The domestic goddess, Television star and col’cacchio ambassador looks back at The dinner party That kicked it all off
‘I had some impressing to do as the family’s young master chef ’
It goes without saying that I enjoy hosting a crowd, whether it’s an elaborate dinner party, a high tea or a casual lunch. The most fun part, for me, besides the cooking and baking aspect, has to be the preparation that comes with it. That’s something I’ve learnt to master over the years. It was not always the case, though. In my younger days I had a lot to learn about the art of planning, which let me tell you, can be a deal breaker. My saving grace was growing up in a big family where dinner for 12 was the norm, so cooking up a storm for a crowd (as well as years of assisting my mom and older siblings in the kitchen) is something that came easy to me – the blessing of having so many relatives.
one of my earliest dinnerhosting memories (and one of my most memorable) was the night of my graduation. I’d just completed my bachelors degree in Food and Consumer sciences with majors in Food science and nutrition. I hosted the party at my sister’s place in Cape Town, as I had just come out of university and my whole family was down from east London to celebrate this milestone with me.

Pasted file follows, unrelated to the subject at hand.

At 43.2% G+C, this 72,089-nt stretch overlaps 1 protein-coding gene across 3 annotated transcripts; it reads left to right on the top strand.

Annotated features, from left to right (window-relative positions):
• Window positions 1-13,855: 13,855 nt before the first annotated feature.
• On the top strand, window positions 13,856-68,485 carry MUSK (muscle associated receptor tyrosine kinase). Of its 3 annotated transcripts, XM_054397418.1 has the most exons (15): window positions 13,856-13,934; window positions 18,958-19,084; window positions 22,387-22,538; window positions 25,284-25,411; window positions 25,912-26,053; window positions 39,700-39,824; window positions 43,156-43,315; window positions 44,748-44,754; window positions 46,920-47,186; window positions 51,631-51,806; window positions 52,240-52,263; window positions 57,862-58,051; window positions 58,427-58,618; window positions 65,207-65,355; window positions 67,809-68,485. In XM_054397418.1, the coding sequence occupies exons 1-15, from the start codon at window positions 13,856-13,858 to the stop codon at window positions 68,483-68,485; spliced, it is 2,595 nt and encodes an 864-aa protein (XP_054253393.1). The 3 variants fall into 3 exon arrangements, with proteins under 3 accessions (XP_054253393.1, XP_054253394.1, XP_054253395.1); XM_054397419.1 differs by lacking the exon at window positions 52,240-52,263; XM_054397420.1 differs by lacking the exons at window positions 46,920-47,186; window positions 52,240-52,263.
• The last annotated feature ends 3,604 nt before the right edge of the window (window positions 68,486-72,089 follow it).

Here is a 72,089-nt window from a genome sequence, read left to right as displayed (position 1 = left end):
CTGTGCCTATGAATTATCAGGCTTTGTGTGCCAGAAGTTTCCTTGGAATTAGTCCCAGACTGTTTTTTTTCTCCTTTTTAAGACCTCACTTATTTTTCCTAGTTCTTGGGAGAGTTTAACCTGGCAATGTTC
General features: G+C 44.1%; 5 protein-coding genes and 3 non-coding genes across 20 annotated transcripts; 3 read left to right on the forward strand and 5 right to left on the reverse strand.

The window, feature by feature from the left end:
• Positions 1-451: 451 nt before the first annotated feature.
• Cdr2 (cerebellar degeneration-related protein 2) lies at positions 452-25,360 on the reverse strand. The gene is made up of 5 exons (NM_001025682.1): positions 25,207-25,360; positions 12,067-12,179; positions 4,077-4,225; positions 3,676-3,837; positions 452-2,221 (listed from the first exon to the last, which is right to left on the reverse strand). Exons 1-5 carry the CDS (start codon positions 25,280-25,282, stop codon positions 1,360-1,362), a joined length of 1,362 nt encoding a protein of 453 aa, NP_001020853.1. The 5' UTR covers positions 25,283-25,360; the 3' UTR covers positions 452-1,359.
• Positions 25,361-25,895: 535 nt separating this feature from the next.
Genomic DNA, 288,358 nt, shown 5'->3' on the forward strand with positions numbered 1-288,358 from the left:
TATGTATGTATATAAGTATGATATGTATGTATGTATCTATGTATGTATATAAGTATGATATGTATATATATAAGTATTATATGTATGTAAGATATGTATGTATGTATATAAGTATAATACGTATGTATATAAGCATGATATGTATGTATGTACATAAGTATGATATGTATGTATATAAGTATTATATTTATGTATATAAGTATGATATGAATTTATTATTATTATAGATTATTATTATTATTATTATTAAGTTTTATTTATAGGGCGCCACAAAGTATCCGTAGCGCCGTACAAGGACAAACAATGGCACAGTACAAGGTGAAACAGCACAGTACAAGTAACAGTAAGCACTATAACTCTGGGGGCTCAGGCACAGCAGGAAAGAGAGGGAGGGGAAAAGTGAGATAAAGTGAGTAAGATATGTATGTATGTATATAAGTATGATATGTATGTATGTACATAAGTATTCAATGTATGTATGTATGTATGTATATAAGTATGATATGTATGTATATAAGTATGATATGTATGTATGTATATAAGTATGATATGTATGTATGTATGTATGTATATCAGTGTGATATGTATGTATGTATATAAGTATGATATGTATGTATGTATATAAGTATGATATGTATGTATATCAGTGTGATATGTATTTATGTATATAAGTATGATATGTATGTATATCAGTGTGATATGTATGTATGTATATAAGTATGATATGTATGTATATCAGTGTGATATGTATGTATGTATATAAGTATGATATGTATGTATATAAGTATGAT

on the menu: a starter of mfino fritters, a recipe creation inspired by my mom’s mfino – a midday meal made mainly of spinach, wild leaves mixed with maize meal and becomes a soft yet crumbly mixture eaten mostly by women and children using their hands. I revamped this into fritters and topped it with soy mayo and flakes of smoked salmon. It was an instant hit that really resonated with my family. The recipe would end up making it onto my cooking show, Siba’s Table on Food network, and my cookbook, Welcome to My Table. For the main course I went seven-colour style, which is equivalent to a sunday lunch, and just replaced a few elements with then new ingredients to create some excitement. I had some impressing to do as the family’s young master chef who was now fully qualified to enter the food business. I had my lamb roast and gammon – two glorious crowd pleasers for any celebration – while on the side, couscous instead of rice, beet with goat’s cheese instead of the traditional vinegar and sugar, apple and mint slaw, my chakalaka with thyme and a hit of ginger and baby potato salad (yip, when cooking for my mom potatoes are a must-have) and I count them as a veggie not a carb. I gave them a small twist by using crème fraîche, sliced red onion and dill instead of mayo and parsley. I rounded off the evening with my no-nonsense, easy to make jelly-free trifle with berry coulis. It was an unforgettable feast that marked only the beginning of great things to come.